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Thought Leaders

Thought Leaders

Mario Strebel

Mario Strebel

CORE AttorneysTalacker 41ZurichSwitzerlandCH-8001
Watch interview with Mario Strebel

Thought Leader

Thought Leaders - Competition 2021

Q&A

WWL Ranking: Thought Leader

WWL says

Mario Strebel is a “prominent figure” in the market, “highly recommended” by peers for his “impressive commitment to his cases” and his “professional, efficient, qualified and experienced advice”.

Questions & Answers

Mario is a founding partner of CORE Attorneys. He has extensive experience in his area of expertise that focuses on all aspects of competition law, regulatory matters and distribution law. Other areas of expertise include e-commerce and digital economy matters, general contract law including commercial disputes, unfair competition law, compliance, internal investigations and public procurement. Mario represents national and international clients from start-ups to multinational companies in all these areas of law. 

Which matters have you enjoyed working on the most in the past year?

In 2019, I advised and represented Sunrise Communications Group in a merger control proceeding with respect to the acquisition of UPC Switzerland from Liberty Global for an enterprise value of 6.3 billion Swiss francs: a substantial in-market consolidation in the Swiss telecommunications market. The matter is particularly noteworthy since it concerned a highly complex collective dominance assessment. Following an in-depth merger control examination, the Swiss Competition Commission (COMCO) cleared the transaction at the end of September 2019 without any remedies. Even though the shareholders did not finally approve the transaction in 2019, the unconditional clearance obtained from the COMCO must be considered a great success. As recently announced, against the background of largely unchanged market conditions, the COMCO also cleared the reverse transaction. 

What challenges do you face when advising clients on Swiss dominance issues? 

First, there are not that many dominance proceedings in Switzerland. Hence, the lack of comprehensive Swiss case law constitutes a certain challenge, even though the EU case law serves to some extent as a substitute. Dominance cases are, in any event, complex and usually involve vast amounts of information requiring in-depth analysis. However, from what I can see, the Swiss authorities and courts, respectively, increasingly apply a rather formalistic approach also in dominance matters, inter alia with regard to price differentiation or, just recently, to the disclosure of interface information. Under this approach that you might call a per se approach, certain conduct may be qualified illegal and subject to direct fines without examination of any actual effects on the relevant market(s). In my view, it is therefore all the more important to tell a credible, empirically founded story from the perspective of the client.

Is covid-19 and the corresponding economic downturn a time to halt acquisitions or pursue them?

Only time will tell. On first glance, one would expect that the slowdown in the global economy caused by the coronavirus pandemic is likely to lead to a decline in corporate transactions. In the beginning of the crisis with all the uncertainties that existed, this might have been accurate from what I have seen, since many transactions were put on hold or even abandoned. But this is likely to change again one way or another. In particular, the less quickly the economy recovers, the more transactions will implement restructuring measures, out of a need for efficiency gains, or must actually be qualified as rescue mergers. From a merger control point of view, it will therefore be interesting to see how the competition authorities apply the failing firm defence in this context, and whether there will be room for transactions that under normal circumstances would be cleared with remedies or even blocked.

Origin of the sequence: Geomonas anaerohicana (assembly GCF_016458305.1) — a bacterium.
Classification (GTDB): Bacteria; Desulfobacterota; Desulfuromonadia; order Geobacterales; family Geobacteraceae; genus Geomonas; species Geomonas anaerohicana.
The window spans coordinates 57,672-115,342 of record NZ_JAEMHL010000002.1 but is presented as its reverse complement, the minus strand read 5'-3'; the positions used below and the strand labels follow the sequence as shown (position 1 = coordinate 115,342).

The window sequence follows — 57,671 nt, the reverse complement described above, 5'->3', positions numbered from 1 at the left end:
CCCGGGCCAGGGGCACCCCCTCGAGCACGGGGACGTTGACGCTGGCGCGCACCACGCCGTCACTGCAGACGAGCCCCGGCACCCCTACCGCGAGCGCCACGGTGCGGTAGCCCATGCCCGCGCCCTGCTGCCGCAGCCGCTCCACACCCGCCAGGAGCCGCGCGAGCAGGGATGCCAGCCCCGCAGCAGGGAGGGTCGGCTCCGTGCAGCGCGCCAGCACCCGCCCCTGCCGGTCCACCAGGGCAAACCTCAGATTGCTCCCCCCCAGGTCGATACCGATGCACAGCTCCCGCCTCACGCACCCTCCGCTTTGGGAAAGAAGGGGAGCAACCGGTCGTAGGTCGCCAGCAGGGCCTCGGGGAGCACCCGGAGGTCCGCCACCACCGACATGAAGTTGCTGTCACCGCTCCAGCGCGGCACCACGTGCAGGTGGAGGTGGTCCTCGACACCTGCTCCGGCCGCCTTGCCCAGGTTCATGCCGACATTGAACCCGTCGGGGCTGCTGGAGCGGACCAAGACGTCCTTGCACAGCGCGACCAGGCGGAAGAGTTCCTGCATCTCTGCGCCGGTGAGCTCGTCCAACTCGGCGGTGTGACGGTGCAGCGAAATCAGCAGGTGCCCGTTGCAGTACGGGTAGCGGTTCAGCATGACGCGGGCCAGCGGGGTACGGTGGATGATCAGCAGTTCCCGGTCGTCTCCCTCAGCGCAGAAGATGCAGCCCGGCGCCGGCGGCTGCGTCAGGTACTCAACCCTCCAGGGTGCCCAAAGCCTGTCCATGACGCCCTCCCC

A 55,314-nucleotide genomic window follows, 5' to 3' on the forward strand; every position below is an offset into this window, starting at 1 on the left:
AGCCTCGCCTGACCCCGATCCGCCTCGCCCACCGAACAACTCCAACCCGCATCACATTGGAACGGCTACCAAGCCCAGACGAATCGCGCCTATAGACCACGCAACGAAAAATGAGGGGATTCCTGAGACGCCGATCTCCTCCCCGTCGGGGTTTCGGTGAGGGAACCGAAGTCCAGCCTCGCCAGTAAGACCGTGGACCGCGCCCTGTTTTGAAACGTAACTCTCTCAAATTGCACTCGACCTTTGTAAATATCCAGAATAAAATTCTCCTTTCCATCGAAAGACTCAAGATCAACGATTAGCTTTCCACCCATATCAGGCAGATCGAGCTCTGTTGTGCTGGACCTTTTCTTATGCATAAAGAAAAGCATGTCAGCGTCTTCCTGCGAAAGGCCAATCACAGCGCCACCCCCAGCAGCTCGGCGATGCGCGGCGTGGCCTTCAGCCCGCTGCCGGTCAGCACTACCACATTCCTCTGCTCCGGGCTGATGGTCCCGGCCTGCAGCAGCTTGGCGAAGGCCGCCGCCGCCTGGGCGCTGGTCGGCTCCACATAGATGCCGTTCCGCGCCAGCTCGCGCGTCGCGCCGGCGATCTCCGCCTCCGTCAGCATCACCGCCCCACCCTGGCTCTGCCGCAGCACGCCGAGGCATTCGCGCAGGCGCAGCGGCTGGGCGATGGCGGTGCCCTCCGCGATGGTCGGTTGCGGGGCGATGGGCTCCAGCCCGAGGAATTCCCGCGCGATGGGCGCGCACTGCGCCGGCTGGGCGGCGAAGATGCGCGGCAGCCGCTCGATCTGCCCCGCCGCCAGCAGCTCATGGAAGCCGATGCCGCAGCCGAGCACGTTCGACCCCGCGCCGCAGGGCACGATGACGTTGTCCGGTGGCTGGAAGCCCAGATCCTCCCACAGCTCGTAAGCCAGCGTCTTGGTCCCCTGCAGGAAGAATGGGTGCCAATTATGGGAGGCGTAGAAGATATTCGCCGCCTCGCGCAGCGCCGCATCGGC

In your opinion, who will be the winners and the losers due to the current difficult economic and M&A environment?

Again, only time will tell. Certainly, the immediate winners could be identified relatively quickly, eg, the manufacturers of face masks or disinfectants, for pointing out the obvious. The coronavirus pandemic will carry on driving digitisation, which is why the large tech giants and accessory suppliers will continue to benefit from eg home office arrangements that will probably last much longer, and the further implementation and upgrading of digital meetings. At the other end of the spectrum are airlines and other transport and tourism service providers for whom the market has literally collapsed because of the pandemic. I believe that in these industries, the pandemic will inevitably lead to heavy consolidation. However, I am convinced that also currently distressed companies that adapt to the online world and quickly implement the necessary measures to secure their economic success, inter alia, by cost savings, have a chance to come out of this crisis stronger than ever and might therefore be considered “winners” too. You see, there is no simple answer to this question. 

What issues do you think will be a priority for the Swiss Competition Commission (COMCO) in the next five years?

I expect cartel cases (horizontal agreements) and vertical agreements to remain COMCO’s main priority. In particular parallel trade bans that foreclose the Swiss market from the rest of Europe, for instance through online sales restrictions, and agreements that aim at maintaining a high price level in Switzerland, ie, through resale price maintenance, will most likely continue to be at the centre of attention. Also, highly consolidated industries could face more competition-law scrutiny. Moreover, should the Fair-Price-Initiative be adopted, which seems likely at present, the COMCO will face challenging questions regarding the implementation of the corresponding provisions and its resource planning.

What motivated you to open your own firm, CORE Attorneys?